MASSIVE thanks to all my interview guests this week but John especially who has gone above and beyond the call of duty with these answers. Find John on Twitter here.
VOYAGE INTO THE MIND OF HECUBUS!

Horror Christmas: The Creature from the Black Lagoon


Doctor Carl Maia (Antonio Moreno) and his assistants discover a webbed, fossilized hand in a landslide in the Brazilian rainforest. Thrilled at the thought of proving the evolutionary link between land and sea animals, Maia orders his two assistants to stay in camp and returns to the local Marine Biology Institute. There, he teams up with old student and ichthyologist Doctor David Reed (Richard Carlson), as well as scientist and David's girlfriend Kay Lawrence (Julie Adams) and Doctor Mark Williams (Richard Denning). Aided by Captain Lucas (Nestor Paiva) they return to the camp and find it destroyed but not unoccupied...

The funny thing about Lucas' tiny boat is how many people are on it. There's the crew you see, certainly, and on several occasions Ben Chapman wearing Milicent Patrick's beautiful nightmare of a suit. But there's also the crew of the Nostromo, the cast of Deep Rising, every Doctor Who base under siege story and so many more. This movie directed by Jack Arnold from a script and story by Harry Essex, Arthur A. Ross and Maurice Zimm is the trail head for generations of monster movies to come. The tension, the close quarters, the growing realization that their opponent is as smart, at least, as they are. While the original The Thing was released three years earlier, this feels like an evolution of the form. Something sleeker, more aerodynamic, ,more human.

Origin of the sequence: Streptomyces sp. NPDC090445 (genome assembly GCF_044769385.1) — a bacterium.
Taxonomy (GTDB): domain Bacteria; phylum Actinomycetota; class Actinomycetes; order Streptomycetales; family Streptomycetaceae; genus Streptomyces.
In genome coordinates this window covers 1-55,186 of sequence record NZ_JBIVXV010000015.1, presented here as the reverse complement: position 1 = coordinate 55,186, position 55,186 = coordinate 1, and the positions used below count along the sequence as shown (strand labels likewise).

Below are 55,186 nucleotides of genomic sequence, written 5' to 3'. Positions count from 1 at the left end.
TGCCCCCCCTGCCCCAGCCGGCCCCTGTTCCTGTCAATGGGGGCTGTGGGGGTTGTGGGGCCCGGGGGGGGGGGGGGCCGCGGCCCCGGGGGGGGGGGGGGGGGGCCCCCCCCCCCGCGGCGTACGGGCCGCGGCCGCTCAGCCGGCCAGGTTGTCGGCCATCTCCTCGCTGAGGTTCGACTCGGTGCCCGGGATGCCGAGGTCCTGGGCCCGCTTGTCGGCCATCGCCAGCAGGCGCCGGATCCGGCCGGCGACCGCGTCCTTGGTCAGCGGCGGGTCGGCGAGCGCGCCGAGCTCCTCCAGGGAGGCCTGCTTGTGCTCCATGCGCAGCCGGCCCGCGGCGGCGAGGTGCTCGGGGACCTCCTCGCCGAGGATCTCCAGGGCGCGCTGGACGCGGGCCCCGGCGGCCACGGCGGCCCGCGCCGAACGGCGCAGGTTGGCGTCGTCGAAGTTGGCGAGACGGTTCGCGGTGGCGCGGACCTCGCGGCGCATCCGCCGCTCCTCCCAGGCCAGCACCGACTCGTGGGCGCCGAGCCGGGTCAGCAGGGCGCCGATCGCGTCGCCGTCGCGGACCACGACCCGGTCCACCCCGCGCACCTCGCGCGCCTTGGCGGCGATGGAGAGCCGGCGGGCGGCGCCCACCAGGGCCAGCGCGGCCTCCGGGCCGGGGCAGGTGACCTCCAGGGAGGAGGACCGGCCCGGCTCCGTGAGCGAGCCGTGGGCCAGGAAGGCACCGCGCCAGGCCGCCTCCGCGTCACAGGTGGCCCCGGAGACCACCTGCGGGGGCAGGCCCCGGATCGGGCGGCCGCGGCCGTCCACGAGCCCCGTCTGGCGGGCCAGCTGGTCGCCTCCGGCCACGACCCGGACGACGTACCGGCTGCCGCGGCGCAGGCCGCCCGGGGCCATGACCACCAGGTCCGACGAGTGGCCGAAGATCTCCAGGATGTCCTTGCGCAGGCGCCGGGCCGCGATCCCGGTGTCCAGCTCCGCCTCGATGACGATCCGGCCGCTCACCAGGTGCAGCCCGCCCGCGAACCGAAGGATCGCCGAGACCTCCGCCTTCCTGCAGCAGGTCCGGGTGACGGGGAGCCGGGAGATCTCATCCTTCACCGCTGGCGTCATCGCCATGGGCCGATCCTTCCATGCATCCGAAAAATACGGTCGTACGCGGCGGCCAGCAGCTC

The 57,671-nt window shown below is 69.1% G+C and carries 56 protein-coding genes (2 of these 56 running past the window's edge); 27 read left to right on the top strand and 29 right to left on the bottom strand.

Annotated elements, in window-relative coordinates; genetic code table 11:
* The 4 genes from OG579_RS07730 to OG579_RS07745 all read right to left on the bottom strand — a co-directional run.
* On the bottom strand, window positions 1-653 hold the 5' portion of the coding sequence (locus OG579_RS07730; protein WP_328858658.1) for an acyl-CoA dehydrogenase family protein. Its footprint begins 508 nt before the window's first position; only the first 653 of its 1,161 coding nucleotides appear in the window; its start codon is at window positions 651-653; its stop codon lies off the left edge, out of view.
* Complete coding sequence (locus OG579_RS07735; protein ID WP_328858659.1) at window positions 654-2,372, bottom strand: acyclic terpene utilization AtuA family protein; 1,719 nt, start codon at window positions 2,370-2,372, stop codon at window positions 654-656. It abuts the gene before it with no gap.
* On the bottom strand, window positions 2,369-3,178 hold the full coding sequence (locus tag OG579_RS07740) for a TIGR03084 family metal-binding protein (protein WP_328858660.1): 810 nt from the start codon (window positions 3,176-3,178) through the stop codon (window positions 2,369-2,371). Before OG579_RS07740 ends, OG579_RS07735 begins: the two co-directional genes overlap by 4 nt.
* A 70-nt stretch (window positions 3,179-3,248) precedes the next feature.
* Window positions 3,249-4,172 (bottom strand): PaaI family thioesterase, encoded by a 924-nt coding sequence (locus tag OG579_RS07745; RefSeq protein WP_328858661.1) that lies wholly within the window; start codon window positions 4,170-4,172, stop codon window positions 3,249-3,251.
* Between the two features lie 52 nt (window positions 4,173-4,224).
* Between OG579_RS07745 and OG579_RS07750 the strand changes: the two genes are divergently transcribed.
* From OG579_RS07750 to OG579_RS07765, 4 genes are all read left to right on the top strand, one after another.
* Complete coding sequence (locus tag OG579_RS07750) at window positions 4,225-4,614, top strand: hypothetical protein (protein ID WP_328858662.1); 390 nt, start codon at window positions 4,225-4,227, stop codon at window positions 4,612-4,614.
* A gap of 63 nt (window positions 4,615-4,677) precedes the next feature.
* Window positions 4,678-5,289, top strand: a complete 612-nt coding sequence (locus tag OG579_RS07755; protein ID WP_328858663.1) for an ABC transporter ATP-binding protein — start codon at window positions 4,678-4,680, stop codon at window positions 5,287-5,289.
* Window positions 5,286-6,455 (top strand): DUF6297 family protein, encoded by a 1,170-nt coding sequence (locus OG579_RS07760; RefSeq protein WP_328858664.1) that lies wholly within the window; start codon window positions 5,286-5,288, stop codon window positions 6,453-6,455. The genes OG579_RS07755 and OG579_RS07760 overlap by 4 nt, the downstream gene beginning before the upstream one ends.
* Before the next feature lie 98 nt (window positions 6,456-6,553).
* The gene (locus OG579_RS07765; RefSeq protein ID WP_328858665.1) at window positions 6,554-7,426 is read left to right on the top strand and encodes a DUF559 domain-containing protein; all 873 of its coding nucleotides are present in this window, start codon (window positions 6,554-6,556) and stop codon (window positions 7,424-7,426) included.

So much of that comes down to two factors; the delightful moral ambiguity of the humans and Milicent Patrick's design. While it's true the creature does initiate hostilities it's also true that the film dives (ha!) headlong into an exploration of American machismo, albeit a somewhat sketched out one. Mark's death at the hands of the creature is surprisingly visceral even for now. It's also delightfully morally dubious. Yes he saves David's life (Although there is a spear gun shot that passes so close to someone's head here I promise you you'll duck) but he does so as much to take out the creature as to protect his friend. It's early days, and it doesn't get much room, but there's a clear sense of 'We need to kill it for science!' and 'We need to leave it the Hell alone and run away' being equally valid viewpoints and the latter, perhaps, even winning the day. The ending certainly has that tone, the bullet ridden creature allowed, by David, to leave and presumably bleed to death rather than die onscreen.